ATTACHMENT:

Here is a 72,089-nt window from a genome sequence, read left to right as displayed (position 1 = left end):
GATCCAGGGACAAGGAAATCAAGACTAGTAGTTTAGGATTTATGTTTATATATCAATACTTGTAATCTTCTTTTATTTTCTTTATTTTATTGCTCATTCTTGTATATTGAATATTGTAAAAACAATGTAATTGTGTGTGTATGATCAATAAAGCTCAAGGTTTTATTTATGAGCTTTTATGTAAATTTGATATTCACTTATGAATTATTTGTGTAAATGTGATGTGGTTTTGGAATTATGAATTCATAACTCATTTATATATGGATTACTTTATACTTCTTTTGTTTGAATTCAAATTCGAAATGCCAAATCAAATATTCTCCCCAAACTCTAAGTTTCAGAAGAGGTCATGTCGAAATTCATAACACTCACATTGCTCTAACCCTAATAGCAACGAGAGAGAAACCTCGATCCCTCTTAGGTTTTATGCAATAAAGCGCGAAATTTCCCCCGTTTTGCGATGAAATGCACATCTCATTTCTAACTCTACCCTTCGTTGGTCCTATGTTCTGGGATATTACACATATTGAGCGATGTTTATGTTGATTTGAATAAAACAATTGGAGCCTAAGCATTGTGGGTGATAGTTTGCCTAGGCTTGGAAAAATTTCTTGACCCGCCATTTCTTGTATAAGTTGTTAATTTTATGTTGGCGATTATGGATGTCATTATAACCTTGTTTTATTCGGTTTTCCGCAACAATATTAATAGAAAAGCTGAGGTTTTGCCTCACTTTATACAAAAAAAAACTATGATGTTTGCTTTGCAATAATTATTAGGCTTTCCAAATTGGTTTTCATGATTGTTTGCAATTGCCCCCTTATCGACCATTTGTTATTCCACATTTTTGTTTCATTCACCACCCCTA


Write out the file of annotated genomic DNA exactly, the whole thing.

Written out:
Here is a 72,089-nt window from a genome sequence, read left to right as displayed (position 1 = left end):
GATCCAGGGACAAGGAAATCAAGACTAGTAGTTTAGGATTTATGTTTATATATCAATACTTGTAATCTTCTTTTATTTTCTTTATTTTATTGCTCATTCTTGTATATTGAATATTGTAAAAACAATGTAATTGTGTGTGTATGATCAATAAAGCTCAAGGTTTTATTTATGAGCTTTTATGTAAATTTGATATTCACTTATGAATTATTTGTGTAAATGTGATGTGGTTTTGGAATTATGAATTCATAACTCATTTATATATGGATTACTTTATACTTCTTTTGTTTGAATTCAAATTCGAAATGCCAAATCAAATATTCTCCCCAAACTCTAAGTTTCAGAAGAGGTCATGTCGAAATTCATAACACTCACATTGCTCTAACCCTAATAGCAACGAGAGAGAAACCTCGATCCCTCTTAGGTTTTATGCAATAAAGCGCGAAATTTCCCCCGTTTTGCGATGAAATGCACATCTCATTTCTAACTCTACCCTTCGTTGGTCCTATGTTCTGGGATATTACACATATTGAGCGATGTTTATGTTGATTTGAATAAAACAATTGGAGCCTAAGCATTGTGGGTGATAGTTTGCCTAGGCTTGGAAAAATTTCTTGACCCGCCATTTCTTGTATAAGTTGTTAATTTTATGTTGGCGATTATGGATGTCATTATAACCTTGTTTTATTCGGTTTTCCGCAACAATATTAATAGAAAAGCTGAGGTTTTGCCTCACTTTATACAAAAAAAAACTATGATGTTTGCTTTGCAATAATTATTAGGCTTTCCAAATTGGTTTTCATGATTGTTTGCAATTGCCCCCTTATCGACCATTTGTTATTCCACATTTTTGTTTCATTCACCACCCCTA